Not so bad, right? Foucault takes as a kind of epigraph the Chinese Encyclopedia thing from Borges where animals are divisible into "those that belong to the emperor; (b) embalmed ones; (c) those that are trained; (d) suckling pigs; (e) mermaids; (f) fabulous ones; (g) stray dogs; (h) those that are included in this classification; (i) those that tremble as if they were mad; (j) innumerable ones; (k) those drawn with a very fine camel's-hair brush; (l) etcetera; (m) those that have just broken the flower vase; (n) those that at a distance resemble flies." He starts by treating our own divisions as though they make just as little sense and saying why. This is cricket--good clean intellectual enquiry.
He gets Foucauldian, and even, like meta-Foucauldian, later on, but for once perhaps we'll just let that pass, yes? It's reflected in the rating and I don't have much to say about it except that there are large skippable swaths ("Man and His Doubles") near the end and it's Foucault and if you don't know what you're getting into try The History of Sexuality or Discipline and Punish or something a little more concrete/less rarefied.
So a Great Chain implies quantitative otherness, and a taxonomy implies qualitative Otherness--"heterocliticity"--and the dynamic or progressive approach squares the circle: think of the way labour conceived as a constant gives us a foundation for economics, as distinct from "the study of wealth". Think of the way William Jones's Indo-European hypothesis gives what had once been (and would be again, with the essentialist, nationalist 19th century) radically separate languages a place to meet: philology becoming linguistics. Fine, fine.
That's as far as you can really go with that intriguing argument, of course, unless you're prepared to engage with the structuralist aridity of most of the second half of the book. I would have preferred a much closer attention to sources, examples, and the 18th-century lifeworld as actually expressed in the 18th century--Foucault may have seen himself as an anti-humanist, but only a really old-timey conception of humanism can't take into account a historian that tries to see history from the outside.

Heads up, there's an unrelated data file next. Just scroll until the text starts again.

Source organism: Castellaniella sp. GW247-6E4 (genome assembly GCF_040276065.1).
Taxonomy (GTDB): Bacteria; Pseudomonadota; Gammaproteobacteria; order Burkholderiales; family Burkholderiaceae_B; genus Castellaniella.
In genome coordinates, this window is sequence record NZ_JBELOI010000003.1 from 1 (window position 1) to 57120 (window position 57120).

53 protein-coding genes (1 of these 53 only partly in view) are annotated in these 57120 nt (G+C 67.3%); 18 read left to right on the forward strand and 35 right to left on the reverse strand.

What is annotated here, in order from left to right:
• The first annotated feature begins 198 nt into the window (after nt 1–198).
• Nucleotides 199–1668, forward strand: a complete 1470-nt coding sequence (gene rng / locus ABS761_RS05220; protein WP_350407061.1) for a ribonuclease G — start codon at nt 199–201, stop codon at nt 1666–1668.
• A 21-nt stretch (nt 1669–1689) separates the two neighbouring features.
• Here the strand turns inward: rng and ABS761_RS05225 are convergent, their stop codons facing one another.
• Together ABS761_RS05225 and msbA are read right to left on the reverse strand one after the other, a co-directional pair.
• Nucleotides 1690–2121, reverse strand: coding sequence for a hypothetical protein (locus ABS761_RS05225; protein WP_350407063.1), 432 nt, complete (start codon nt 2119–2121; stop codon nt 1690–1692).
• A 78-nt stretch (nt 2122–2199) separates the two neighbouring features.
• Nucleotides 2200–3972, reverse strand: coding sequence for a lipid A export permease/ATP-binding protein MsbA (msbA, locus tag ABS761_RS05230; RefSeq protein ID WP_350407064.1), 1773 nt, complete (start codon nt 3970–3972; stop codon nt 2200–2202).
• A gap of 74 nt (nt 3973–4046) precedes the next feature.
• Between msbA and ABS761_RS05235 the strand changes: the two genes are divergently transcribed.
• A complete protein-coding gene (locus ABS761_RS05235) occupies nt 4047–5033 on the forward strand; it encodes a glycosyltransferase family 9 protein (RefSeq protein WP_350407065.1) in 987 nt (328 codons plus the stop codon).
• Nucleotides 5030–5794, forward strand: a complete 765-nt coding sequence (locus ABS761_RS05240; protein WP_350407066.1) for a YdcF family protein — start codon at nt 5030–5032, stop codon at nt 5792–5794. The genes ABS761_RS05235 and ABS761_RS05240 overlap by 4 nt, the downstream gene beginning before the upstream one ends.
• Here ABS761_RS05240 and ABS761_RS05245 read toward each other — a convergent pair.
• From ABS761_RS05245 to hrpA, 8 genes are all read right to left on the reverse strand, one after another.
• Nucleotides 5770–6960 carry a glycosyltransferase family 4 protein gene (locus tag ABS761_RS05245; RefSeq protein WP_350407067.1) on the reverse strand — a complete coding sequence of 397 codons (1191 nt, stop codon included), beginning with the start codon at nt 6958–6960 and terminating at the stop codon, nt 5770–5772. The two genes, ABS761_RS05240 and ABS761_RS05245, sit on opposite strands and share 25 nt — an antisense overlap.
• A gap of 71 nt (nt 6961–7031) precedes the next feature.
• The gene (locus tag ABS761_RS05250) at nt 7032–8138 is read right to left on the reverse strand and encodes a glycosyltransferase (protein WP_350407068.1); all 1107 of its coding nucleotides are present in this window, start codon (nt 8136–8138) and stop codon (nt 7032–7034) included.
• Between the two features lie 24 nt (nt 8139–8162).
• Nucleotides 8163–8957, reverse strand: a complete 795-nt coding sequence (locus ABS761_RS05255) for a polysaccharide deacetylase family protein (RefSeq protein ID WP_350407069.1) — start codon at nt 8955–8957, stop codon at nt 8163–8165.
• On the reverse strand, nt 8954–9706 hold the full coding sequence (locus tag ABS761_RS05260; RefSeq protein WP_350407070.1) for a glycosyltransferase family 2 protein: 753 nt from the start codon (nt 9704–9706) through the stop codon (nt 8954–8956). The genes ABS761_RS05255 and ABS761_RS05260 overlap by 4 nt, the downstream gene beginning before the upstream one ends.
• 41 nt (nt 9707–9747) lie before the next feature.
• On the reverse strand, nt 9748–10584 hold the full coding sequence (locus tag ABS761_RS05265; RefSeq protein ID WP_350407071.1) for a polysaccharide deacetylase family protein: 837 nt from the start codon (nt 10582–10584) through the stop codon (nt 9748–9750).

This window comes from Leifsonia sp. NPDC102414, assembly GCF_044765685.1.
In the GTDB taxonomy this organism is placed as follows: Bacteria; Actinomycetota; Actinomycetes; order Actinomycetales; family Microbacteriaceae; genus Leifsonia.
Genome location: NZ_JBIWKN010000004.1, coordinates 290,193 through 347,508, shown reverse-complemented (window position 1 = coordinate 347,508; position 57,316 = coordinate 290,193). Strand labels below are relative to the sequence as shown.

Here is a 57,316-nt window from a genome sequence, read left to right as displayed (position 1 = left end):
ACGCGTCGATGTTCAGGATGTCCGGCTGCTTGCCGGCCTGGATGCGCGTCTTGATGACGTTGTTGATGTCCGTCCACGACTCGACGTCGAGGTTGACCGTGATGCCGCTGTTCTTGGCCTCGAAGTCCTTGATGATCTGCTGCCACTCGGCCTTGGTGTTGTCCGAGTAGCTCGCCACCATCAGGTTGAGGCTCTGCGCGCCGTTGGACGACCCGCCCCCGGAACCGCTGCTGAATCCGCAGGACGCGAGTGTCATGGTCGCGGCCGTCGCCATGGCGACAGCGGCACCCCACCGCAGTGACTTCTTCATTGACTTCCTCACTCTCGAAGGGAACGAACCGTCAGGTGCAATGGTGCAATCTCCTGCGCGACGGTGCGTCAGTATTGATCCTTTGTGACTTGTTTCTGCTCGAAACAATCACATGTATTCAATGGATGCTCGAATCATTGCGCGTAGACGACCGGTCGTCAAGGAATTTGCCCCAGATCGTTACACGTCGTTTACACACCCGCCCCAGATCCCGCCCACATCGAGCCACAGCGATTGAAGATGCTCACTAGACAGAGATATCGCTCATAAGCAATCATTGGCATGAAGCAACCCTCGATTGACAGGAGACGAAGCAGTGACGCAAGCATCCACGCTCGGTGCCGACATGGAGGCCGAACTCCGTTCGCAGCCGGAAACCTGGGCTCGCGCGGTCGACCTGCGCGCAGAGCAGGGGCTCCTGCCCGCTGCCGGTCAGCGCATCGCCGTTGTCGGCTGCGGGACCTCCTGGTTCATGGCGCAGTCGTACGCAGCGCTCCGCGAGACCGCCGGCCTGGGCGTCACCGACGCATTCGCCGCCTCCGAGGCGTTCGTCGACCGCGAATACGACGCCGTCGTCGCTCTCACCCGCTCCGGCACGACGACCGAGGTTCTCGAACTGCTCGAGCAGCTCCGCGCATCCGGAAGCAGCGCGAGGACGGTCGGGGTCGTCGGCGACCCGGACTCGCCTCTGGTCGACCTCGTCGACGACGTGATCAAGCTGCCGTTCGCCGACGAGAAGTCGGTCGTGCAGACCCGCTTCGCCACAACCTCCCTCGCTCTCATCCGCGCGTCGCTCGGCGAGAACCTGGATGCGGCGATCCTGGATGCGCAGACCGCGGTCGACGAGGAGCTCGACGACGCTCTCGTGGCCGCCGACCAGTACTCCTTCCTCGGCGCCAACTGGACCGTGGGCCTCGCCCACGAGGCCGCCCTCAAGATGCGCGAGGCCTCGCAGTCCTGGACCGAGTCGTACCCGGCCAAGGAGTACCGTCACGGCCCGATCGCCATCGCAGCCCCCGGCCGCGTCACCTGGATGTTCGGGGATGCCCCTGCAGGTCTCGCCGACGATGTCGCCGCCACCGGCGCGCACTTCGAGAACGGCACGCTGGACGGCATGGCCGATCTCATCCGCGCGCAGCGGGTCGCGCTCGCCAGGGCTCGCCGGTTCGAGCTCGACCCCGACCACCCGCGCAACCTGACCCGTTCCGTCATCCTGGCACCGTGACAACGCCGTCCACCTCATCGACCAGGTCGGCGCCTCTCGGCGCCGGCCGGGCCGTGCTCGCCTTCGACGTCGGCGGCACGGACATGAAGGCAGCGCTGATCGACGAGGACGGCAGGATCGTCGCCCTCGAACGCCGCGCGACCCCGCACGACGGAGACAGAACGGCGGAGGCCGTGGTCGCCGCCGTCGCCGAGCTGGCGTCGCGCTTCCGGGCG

So yeah, I guess I recommend reading carefully for a while, mulling the argument and deciding how you feel about it, and then skimming and extracting the gems: Don Quixote as the "hero of absolute signification" the character for whom there is no difference between words and reality; Descartes as introducing a naturalism that is not mimesis, a correspondence between language and the world rooted in the brain and not God--for me this was the basis for much closer engagement with the part of this that's about language, with reference to theorists like Condillac and mystics like Rousseau and Herder and Coleridge, but when I go over those notes now they seem unfruitful. Plenty to like here, and it was of course an important chapter in the history of the intellectual world the humanities now exist in (I fret so about the mode of expression and the sincerity of the ideas in this kind of book partially because I feel implicated, of course). But you wish someone had told him "Just the facts, man."read more
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